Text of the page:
Because we spend an inordinate amount of time on the internet, the risks of cyber crimes are higher. In the latest Global Digital Report, drawing data from several sources and research groups, it was established that South Africa has the highest screentime worldwide, averaging 10 hours a day. In other words, South Africans are regarded as the biggest internet addicts in the world, spending an average of 9 hours and 38 minutes daily connected on any device. This is far higher than the global average of 6 hours and over 2 hours more than the US.

The CEOs of major social media platforms met few days back to deliberate of issues of internet safety and they were met with intense questioning from lawmakers regarding accusations that their apps pose dangers, sometimes deadly, for children. CEOs of Apps such TikTok, Snapchat, X and Meta products like Facebook and Instagram report that they have put and continue to intensify measures to block and prevent users linked with drug dealing and other criminal activities.


Cybersecurity has never been a higher priority, with recent attacks targeting organisations globally in a series of increasingly sophisticated attacks.

The Cybersecurity threat landscape is exponentially growing in complexity aided by the increasing sophistication of threat actors, with threats characterised by speed and scale of propagation.

Critical infrastructure and critical information infrastructures, which is owned and operated by both government and the private sector, has become a strategic imperative especially in the light of recent attacks and so building cyber resilience throughout the national infrastructure is an imperative.

The borderless and seemingly indiscriminate nature of cyber-attacks mean it is of vital importance that organisations fund and implement measures that protect themselves and clients from financial losses, and the organisation from reputational damage and emerging regulatory imperatives.

Increased internet penetration across our country can give rise to sophisticated attacks on our ICT infrastructure.


In the domain of artificial intelligence, we stand at an inflection point where AI’s capabilities are expanding rapidly.

AI can significantly enhance our security defences, offering automated threat detection, rapid response to incidents, and predictive analytics to pre-empt attacks.

But it also raises concerns about AI being used for malicious purposes, like developing sophisticated malware or automating cyber-attacks.

The challenge lies in staying ahead of the curve – utilizing AI to fortify our defences while also ensuring ethical and responsible use.

We must also address the potential biases in AI systems and ensure that our AI-driven security measures are transparent and accountable.


Programme Director, we must appreciate and welcome the interventions made by government to strengthen online safety and to regulate the space. In March 2022, His Excellency, President Cyril Ramaphosa operationalized the Film and Publication Amendment Act (no. 11 of 2019), which significantly expanded the mandate of the FPB from a traditional classification authority to a fully-fledged content regulator whose future objective is to protect the citizens and children against harmful and prohibited content and activities online, including tackling the increasing unacceptable behaviors such as cyber bullying and hate-speech.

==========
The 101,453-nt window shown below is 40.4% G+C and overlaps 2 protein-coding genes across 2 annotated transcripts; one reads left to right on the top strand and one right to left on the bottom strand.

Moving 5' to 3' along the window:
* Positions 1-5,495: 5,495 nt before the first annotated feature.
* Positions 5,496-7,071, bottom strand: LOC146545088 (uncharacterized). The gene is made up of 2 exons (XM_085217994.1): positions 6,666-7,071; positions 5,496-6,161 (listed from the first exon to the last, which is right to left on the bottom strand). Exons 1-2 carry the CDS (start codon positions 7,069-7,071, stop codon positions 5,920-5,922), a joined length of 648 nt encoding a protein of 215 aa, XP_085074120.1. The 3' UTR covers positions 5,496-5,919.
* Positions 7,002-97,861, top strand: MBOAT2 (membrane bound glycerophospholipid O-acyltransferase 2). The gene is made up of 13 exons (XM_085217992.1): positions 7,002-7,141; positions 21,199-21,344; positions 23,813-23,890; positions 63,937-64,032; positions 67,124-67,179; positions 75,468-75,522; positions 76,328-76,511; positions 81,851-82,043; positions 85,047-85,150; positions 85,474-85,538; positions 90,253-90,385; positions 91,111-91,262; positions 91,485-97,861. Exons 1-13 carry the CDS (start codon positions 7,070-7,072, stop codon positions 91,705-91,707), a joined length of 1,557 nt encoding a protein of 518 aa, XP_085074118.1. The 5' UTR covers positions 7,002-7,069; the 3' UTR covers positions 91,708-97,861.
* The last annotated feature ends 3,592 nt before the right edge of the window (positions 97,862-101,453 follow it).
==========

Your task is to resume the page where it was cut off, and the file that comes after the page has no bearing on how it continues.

The expanded FPB’s mandate now include regulating online harms, and outlawed cyber bullying, revenge porn and hate speech distributed in the main on social media platforms. Safer Internet Day, therefore, is a reminder of the importance of this mandate.

However not many people are aware of this expanded mandate of the FPB and their rights protected under the Film and Publication Amendment Act. And therefore I am calling upon the leadership of FPB to double your efforts in increasing awareness among South Africans about the actions and behaviors outlawed by this amendment act, including revenge porn and hate speech. The FPB must re-awaken and bite, with the new teeth it has been given.


As we delve into this critical theme of Connecting, Reflecting and Protecting, let us remember that internet safety is not just a technical matter but a societal one. It is about protecting our way of life in an increasingly interconnected world. The conversations we have here today will echo beyond these walls, shaping our future and that of the society at large. We encourage everyone to come together and join hands to protect our future.

I thank you.

Issued by the Ministry of Communications and Digital Technologies

Download Document here: Keynote Address by Deputy Minister of Communications and Digital Technologies, Hon. Philly Mapulane at the FPB Safer Internet Day, Cape Town 06 February 2023